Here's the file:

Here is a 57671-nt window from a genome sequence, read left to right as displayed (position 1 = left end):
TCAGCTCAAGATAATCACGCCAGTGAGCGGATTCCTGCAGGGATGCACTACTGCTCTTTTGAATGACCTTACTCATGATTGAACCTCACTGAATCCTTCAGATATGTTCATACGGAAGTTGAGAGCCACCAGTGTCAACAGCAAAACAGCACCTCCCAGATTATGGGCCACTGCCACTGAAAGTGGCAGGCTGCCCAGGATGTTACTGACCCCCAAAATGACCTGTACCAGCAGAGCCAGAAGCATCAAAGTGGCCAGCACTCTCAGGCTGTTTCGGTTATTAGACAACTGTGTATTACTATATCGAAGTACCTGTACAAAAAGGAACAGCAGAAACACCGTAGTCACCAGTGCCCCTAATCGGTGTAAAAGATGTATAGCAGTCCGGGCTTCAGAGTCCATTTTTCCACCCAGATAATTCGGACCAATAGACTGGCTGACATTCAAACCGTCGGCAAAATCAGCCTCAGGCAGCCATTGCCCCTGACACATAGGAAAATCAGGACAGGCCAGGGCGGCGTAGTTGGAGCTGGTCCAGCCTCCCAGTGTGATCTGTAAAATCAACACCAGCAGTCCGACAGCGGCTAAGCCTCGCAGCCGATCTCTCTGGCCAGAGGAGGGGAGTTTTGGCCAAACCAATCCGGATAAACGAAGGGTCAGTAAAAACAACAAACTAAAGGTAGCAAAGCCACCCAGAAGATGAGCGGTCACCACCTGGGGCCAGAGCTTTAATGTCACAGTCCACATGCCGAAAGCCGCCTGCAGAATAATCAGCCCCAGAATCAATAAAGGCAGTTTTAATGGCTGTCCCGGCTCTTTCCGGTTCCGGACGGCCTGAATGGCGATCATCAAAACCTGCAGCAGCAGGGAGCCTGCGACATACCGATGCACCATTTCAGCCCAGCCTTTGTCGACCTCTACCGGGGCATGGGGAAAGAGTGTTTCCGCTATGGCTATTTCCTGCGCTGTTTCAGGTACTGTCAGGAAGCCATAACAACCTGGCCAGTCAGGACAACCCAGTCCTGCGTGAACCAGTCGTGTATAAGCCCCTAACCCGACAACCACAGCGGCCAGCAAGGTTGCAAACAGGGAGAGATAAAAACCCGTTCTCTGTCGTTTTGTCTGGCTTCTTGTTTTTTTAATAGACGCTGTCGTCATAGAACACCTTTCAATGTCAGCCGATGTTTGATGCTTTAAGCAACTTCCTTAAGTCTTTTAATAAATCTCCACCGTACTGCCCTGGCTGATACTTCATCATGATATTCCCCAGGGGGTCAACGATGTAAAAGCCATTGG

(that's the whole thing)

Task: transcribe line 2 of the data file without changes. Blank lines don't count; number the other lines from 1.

TCAGCTCAAGATAATCACGCCAGTGAGCGGATTCCTGCAGGGATGCACTACTGCTCTTTTGAATGACCTTACTCATGATTGAACCTCACTGAATCCTTCAGATATGTTCATACGGAAGTTGAGAGCCACCAGTGTCAACAGCAAAACAGCACCTCCCAGATTATGGGCCACTGCCACTGAAAGTGGCAGGCTGCCCAGGATGTTACTGACCCCCAAAATGACCTGTACCAGCAGAGCCAGAAGCATCAAAGTGGCCAGCACTCTCAGGCTGTTTCGGTTATTAGACAACTGTGTATTACTATATCGAAGTACCTGTACAAAAAGGAACAGCAGAAACACCGTAGTCACCAGTGCCCCTAATCGGTGTAAAAGATGTATAGCAGTCCGGGCTTCAGAGTCCATTTTTCCACCCAGATAATTCGGACCAATAGACTGGCTGACATTCAAACCGTCGGCAAAATCAGCCTCAGGCAGCCATTGCCCCTGACACATAGGAAAATCAGGACAGGCCAGGGCGGCGTAGTTGGAGCTGGTCCAGCCTCCCAGTGTGATCTGTAAAATCAACACCAGCAGTCCGACAGCGGCTAAGCCTCGCAGCCGATCTCTCTGGCCAGAGGAGGGGAGTTTTGGCCAAACCAATCCGGATAAACGAAGGGTCAGTAAAAACAACAAACTAAAGGTAGCAAAGCCACCCAGAAGATGAGCGGTCACCACCTGGGGCCAGAGCTTTAATGTCACAGTCCACATGCCGAAAGCCGCCTGCAGAATAATCAGCCCCAGAATCAATAAAGGCAGTTTTAATGGCTGTCCCGGCTCTTTCCGGTTCCGGACGGCCTGAATGGCGATCATCAAAACCTGCAGCAGCAGGGAGCCTGCGACATACCGATGCACCATTTCAGCCCAGCCTTTGTCGACCTCTACCGGGGCATGGGGAAAGAGTGTTTCCGCTATGGCTATTTCCTGCGCTGTTTCAGGTACTGTCAGGAAGCCATAACAACCTGGCCAGTCAGGACAACCCAGTCCTGCGTGAACCAGTCGTGTATAAGCCCCTAACCCGACAACCACAGCGGCCAGCAAGGTTGCAAACAGGGAGAGATAAAAACCCGTTCTCTGTCGTTTTGTCTGGCTTCTTGTTTTTTTAATAGACGCTGTCGTCATAGAACACCTTTCAATGTCAGCCGATGTTTGATGCTTTAAGCAACTTCCTTAAGTCTTTTAATAAATCTCCACCGTACTGCCCTGGCTGATACTTCATCATGATATTCCCCAGGGGGTCAACGATGTAAAAGCCATTGG